By Sondra L. Shapiro
My friend and I meet for dinner at our favorite sushi restaurant. As we exchange pleasantries, the waitress hands us two menus, one listing sushi, the other the restaurant’s regular items. The colors and design are lovely to look at. I only wish we didn’t need to interrupt our discussion to seek out better light to read the miniscule type describing the dishes.
It’s a lazy, rainy Sunday, and I’m trying to catch up with back issues of my decorating magazines. Too bad I need a magnifying glass and every light turned on in the room to make out the tiny, fancy white type describing where to purchase the items listed in the articles.
During a supermarket run, I am forced to walk from one end of the store to the other for a loaf of bread and oranges. In between the excruciatingly long, narrow aisles, are grills, pots and pans, outdoor furniture and other items that have nothing to do with groceries.
Such practices are tough for consumers of any age, but most especially for us aging folks. Weakening eyesight, joint problems and hearing weaken with each birthday.
Not only is it unnecessarily challenging to traverse the business world, the trek makes me feel older than my 57 years. When I have to give up reading a magazine article or forgo a menu item because I can’t read the description, I feel frustrated and helpless and — old.
Far too often I go into a clothing or accessory store only to have music blasting so loud, I can barely concentrate on the merchandise. Not to mention, it makes me feel unwelcome.
At my weakest moment, I wallow in absurd thoughts that this is a deliberate attempt by businesses to snub their noses at us aging consumers. Realistically, until now, older customers haven’t been on the radar, period. Within the next 10 years, though, those 65 plus will swell to almost 30 percent of the population. According to a 2009 Gallup poll, baby boomers constitute the largest bloc of American consumers. Though the lean economy has made us more frugal, quality-minded shoppers, we are still spending money — and businesses are beginning to notice us.
We aren’t fickle spenders like the younger generation, and we have more bucks to spread around. Who cares that we eschew youth-oriented, splashy and hip Abercrombie & Fitch for the more sensible, streamlined Chicos. All money is green, after all.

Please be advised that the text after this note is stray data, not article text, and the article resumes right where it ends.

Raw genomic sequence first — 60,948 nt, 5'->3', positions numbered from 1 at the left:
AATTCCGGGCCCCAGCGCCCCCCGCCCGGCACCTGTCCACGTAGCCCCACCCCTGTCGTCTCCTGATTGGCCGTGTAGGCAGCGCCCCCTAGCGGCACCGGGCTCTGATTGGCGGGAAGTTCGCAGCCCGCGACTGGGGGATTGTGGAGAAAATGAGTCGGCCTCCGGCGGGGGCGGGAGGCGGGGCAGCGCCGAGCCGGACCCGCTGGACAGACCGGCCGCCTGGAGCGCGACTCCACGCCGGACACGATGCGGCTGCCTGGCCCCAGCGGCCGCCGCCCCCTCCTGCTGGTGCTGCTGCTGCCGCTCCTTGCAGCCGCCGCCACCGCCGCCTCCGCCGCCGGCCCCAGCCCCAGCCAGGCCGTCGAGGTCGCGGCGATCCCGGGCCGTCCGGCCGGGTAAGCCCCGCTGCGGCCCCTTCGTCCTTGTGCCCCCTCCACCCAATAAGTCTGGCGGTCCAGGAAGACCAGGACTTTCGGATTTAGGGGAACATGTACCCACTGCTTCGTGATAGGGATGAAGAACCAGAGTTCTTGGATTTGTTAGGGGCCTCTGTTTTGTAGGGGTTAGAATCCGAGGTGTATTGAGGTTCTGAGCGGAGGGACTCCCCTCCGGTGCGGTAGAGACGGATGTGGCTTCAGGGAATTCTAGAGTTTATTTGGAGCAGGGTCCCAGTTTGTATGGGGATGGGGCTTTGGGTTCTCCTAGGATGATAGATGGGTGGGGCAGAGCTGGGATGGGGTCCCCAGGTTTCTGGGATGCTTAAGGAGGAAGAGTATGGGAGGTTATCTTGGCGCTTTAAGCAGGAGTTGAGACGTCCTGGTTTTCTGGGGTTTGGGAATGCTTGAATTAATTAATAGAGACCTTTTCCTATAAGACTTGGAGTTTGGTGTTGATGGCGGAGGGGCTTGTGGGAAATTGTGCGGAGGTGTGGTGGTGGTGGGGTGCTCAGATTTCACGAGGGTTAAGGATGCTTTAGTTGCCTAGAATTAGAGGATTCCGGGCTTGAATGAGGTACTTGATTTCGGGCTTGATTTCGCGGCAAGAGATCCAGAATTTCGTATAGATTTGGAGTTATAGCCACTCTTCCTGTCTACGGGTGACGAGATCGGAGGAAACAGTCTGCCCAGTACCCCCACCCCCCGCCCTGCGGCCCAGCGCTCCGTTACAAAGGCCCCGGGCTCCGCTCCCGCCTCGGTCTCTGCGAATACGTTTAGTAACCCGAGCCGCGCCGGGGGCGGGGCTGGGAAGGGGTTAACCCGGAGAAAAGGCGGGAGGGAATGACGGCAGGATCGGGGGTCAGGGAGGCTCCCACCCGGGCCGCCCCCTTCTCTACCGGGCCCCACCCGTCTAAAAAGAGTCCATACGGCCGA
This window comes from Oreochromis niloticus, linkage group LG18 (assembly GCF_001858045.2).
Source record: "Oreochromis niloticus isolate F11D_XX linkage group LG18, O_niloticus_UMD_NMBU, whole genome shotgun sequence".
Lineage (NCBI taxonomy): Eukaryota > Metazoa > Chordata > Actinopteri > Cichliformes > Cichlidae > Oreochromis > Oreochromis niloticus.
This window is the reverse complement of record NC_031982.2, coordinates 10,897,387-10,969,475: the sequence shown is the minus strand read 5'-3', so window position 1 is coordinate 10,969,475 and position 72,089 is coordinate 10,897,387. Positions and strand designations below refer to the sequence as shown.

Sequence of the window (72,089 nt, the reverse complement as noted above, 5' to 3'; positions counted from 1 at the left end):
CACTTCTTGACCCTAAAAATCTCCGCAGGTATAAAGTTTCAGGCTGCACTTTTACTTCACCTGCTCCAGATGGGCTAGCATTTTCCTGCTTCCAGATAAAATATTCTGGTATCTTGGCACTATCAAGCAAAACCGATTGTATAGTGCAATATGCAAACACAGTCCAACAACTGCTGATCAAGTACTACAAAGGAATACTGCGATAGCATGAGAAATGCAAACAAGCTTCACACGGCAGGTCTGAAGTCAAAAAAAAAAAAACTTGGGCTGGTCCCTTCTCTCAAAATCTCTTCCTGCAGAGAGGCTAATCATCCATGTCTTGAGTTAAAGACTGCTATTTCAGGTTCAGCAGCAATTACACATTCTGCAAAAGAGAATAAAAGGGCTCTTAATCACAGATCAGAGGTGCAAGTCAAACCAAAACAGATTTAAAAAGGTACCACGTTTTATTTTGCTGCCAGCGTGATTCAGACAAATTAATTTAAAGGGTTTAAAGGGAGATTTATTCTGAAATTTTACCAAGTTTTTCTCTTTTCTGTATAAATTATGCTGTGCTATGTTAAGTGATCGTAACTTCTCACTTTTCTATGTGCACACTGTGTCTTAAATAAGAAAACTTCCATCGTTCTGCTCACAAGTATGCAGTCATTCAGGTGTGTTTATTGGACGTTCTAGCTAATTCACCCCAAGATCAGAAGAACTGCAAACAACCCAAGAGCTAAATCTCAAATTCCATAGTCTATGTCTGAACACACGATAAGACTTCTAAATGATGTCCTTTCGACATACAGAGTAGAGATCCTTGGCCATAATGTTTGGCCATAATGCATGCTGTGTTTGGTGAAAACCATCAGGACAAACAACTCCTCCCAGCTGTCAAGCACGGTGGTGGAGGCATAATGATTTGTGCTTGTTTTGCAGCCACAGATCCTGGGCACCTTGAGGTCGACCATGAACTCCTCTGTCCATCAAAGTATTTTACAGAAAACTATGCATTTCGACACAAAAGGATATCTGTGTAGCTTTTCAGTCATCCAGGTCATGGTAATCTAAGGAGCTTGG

“Consumers have gotten better at being recessionary shoppers and now it’s up to the retailers to make sure they are delivering to the customer on multiple fronts,” Corinne Asturias, a consumer strategist for baby boomers said in a 2009 issue of Retail Traffic Magazine. That same article said that we budget-minded boomers are apt to frequent supermarkets, drugstores, mass merchants, office and pet supply stores and home improvement establishments. These shopping habits help stimulate the economy.
Because of our vast numbers, the Associated Press reported that National Retail Federation members are becoming more accommodating to us.
Retail anthropologist Georganne Bender concurs, singling out a drugstore chain that is re-setting its counters, not putting its merchandise up too high or down too low.
Half the over 65 population has some kind of arthritis, which makes it difficult for older shoppers to reach high shelves or stoop to bottom ones, Bender told the Associated Press.
I had first-hand experience this weekend at the supermarket when I crouched down to the bottom shelf to retrieve some chunk white tuna and suffered sharp pain in my knees. I was so embarrassed because I had to slowly and calculatingly maneuver myself back up, while juggling six cans. And, I work out regularly.
CVS is one of those companies doing its best to court the aging market. A very welcome addition is the magnifiers that are starting to turn up on shelves for us to better read the tiny print on vitamin bottles and other products.
If this trend is just the beginning, I would greatly appreciate:
•My favorite health food market widening its rows and amping up the lighting. And, please, please get rid of the funky signage that is difficult to read.
•Coupons with simple colors and larger font type so I can easily read the expiration date and other coupon stipulations like whether it’s 50 cents off on one or two items.
•Magazines not running stories with white type on dark backgrounds.
•Restaurants using simpler, larger type for menu items (or at least provide magnifiers at each table). They could also improve lighting. True, low lights are mood enhancing. But, the gesture is counterproductive when patrons have to squint or jump from their seats in search of sufficient light to read the menu. Let alone rummage around in pockets or pocketbooks for magnifying glasses.
•Grocery stores reverting to the term. I’m not going to buy my gas grill from you. But, I will purchase my hotdogs, hamburgers and condiments at your establishment. Just don’t make me walk the million steps necessary to bypass all the non-grocery items to get my food and staple shopping done.
•Better lit parking lots at malls and other shopping venues.
With retailers’ willingness to make concessions to aging consumers comes the added benefit of helping people of all ages. Loud music, small, fussy type on signs, long, narrow aisles are not welcoming in general.
Since boomers have always been trendsetters, let our aging needs lead the way to universal consumer friendliness — A welcome mat truly meant for everyone.